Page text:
- The time involved in processing large quantities of data
 Controlled reprocessing — Controlled reprocessing, a variation of parallel simulation, processes actual client data through a copy of the client’s application program. As with parallel simulation, this method uses actual transactions and the auditor compares the output obtained with output obtained from the client. Limitations of this method include:
- Determining that the copy of the program is identical to that currently being used by the client.
- Keeping current with changes in the program
- The time involved in reprocessing large quantities of data
Techniques For Continuous (Or Concurrent) Testing
Advanced computer systems, particularly those utilizing EDI, sometimes do not retain permanent audit trails, thus requiring capture of audit data as transactions are processed. Such systems may require audit procedures that are able to identify and capture audit data as transactions occur. Here are tools commonly used by auditors:
. Embedded audit modules and audit hooks — Embedded audit modules are programmed routines incorporated into an application program that are designed to perform an audit function such as a calculation, or logging activity. Because embedded audit modules require that the auditor be involved in system design of the application to be monitored, this approach is often not practical. An audit hook is an exit point in an application program that allows an auditor to subsequently add an audit module (or particular instructions) by activating the hook to transfer control to an audit module.
. Systems control audit review files (SCARF) — A SCARF is a log, usually created by an embedded audit module, used to collect information for subsequent review and analysis. The auditor determines the appropriate criteria for review and the SCARF selects that type of transaction, dollar limit, or other characteristic.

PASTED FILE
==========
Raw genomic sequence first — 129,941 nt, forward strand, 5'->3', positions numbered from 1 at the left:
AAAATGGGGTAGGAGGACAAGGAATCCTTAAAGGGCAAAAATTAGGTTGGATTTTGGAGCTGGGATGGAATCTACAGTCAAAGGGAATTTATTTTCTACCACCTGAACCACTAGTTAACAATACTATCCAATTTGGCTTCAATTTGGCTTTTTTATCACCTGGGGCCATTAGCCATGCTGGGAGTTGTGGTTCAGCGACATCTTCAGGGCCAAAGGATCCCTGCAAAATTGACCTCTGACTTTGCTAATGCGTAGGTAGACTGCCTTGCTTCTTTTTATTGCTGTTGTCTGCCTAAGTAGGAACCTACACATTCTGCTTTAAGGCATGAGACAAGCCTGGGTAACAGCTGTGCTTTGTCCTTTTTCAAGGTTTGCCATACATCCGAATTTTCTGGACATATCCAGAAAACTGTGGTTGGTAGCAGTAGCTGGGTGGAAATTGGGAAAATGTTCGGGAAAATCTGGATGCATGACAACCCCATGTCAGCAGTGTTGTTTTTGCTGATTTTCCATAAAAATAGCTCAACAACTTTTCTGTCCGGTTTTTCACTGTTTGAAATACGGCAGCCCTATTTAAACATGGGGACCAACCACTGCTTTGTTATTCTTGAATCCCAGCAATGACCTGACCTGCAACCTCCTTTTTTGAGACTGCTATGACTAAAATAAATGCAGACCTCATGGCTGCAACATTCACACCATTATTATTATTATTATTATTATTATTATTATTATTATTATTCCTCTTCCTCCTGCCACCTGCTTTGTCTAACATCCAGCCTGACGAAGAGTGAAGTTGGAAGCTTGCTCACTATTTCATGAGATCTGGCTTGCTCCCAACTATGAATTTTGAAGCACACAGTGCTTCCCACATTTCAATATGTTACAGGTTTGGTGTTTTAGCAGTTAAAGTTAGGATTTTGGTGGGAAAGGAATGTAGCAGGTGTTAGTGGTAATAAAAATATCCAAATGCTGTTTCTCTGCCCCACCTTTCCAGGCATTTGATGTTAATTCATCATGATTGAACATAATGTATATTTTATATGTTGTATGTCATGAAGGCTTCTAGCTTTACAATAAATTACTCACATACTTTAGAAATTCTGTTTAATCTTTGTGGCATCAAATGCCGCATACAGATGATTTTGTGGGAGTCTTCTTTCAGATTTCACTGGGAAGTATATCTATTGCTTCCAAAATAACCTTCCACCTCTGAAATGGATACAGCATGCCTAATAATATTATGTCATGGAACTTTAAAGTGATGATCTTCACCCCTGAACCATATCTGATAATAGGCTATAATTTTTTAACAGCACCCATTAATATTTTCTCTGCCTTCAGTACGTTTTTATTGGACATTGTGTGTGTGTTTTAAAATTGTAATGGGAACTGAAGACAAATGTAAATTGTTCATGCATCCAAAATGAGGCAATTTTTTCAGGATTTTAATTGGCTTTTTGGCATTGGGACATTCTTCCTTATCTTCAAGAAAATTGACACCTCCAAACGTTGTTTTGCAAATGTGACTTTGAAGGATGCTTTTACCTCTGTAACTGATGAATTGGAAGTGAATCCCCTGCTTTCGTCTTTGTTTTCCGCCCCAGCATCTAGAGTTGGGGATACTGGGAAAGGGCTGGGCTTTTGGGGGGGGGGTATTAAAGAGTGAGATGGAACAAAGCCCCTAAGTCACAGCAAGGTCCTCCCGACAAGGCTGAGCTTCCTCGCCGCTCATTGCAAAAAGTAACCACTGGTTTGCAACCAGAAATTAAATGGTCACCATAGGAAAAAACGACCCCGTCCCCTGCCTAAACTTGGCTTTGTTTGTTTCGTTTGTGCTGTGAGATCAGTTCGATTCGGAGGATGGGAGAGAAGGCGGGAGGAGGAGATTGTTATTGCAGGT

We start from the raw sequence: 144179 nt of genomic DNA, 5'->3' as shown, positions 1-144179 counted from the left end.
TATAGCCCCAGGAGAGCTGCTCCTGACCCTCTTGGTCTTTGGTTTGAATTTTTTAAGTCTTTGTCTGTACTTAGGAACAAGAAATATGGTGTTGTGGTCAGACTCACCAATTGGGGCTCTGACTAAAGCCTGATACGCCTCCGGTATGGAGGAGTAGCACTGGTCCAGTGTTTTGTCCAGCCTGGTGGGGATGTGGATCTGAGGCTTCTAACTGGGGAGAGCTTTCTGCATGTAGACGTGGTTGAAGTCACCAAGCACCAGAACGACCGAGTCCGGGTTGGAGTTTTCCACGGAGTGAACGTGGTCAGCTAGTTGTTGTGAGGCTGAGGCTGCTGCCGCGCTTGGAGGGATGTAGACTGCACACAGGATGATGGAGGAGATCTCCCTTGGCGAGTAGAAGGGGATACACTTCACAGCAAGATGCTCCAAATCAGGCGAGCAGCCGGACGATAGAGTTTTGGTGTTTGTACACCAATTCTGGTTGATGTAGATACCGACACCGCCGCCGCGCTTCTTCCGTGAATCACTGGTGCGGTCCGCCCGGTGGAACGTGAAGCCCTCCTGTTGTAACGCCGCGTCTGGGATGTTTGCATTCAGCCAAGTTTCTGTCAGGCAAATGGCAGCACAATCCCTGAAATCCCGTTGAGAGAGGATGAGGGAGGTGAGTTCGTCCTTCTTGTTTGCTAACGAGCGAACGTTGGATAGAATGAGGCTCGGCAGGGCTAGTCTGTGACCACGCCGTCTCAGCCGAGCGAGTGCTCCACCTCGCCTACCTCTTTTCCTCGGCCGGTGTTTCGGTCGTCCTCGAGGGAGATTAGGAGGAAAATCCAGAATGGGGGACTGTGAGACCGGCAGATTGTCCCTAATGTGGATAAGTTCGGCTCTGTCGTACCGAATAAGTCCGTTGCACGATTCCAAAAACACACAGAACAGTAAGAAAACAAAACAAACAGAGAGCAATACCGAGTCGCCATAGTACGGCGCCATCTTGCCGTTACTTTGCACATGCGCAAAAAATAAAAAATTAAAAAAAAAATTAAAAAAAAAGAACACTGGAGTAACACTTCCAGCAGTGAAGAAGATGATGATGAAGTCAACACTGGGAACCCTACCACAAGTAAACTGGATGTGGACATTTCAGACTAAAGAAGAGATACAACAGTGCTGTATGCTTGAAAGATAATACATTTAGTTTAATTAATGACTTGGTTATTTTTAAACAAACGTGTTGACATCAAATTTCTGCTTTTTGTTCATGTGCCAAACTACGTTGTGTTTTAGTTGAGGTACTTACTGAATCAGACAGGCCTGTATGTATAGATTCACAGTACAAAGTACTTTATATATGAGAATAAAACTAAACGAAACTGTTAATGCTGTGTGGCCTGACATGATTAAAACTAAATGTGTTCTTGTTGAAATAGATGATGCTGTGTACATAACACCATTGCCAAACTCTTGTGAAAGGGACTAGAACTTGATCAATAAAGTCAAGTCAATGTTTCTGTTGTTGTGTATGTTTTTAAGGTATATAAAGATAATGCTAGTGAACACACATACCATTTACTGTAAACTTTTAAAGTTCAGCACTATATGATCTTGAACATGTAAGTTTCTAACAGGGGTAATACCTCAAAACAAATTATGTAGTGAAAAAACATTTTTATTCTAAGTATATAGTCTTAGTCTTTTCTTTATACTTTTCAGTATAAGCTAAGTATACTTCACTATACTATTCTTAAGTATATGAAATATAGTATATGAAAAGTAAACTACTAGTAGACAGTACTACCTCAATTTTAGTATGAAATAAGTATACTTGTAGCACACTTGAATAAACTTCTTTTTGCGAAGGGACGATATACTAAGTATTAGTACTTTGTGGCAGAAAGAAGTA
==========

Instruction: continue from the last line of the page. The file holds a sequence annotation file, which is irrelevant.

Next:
. Extended records — This technique attaches additional data that would not otherwise be saved to regular historic records and thereby helps to provide a more complicated audit trail.The extended record information may subsequently be analyzed.
. Transaction tagging — Tagging is a technique in which an identifier providing a transaction with a special designation is added to the transaction record. The tag is often used to allow logging of transactions or snapshot of activities.
Techniques For Review Of Operating Systems And Other Systems Software
Systems software may perform controls for computer systems. Related audit techniques range from user-written programs to the use of purchasing operating systems [OS] monitoring software.
. Job accounting data/operating systems logs — These logs, created by either the operating system itself or additional software packages that track particular functions, include reports of the resources used by the computer system. Because these logs provide a record of the activity of the computer system, the auditor may be able to use them to review the work processed, to determine whether unauthorized applications were processed, and to determine that authorized applications were processed properly.
. Library management software — This software logs changes in programs, program modules, job control language, and other processing activities. Auditors may review these logs.
. Access control and security software — This software supplements the physical and control measures relating to the computer and is particularly helpful in online environments or in systems with data communications because of difficulties of physically securing computers. Access control and security software restricts access to computers to authorized personnel through techniques such as only allowing certain users with “read-only” access or through use of encryption. An auditor may perform tests of the effectiveness of the use of such software.
Information Technology [IT] and Financial Auditing
Information technology (IT) provides potential benefits of effectiveness and efficiency in financial auditing because it enables an entity to:
- Consistently apply predefined business rules and perform complex calculations on large volumes of transactions.
- Enhance timeliness, availability, and accuracy of information
- Facilitate the additional analysis of information
- Enhance the ability to monitor the performance of the entity’s activities and its policies and procedures.
- Reduce risk that controls will be circumvented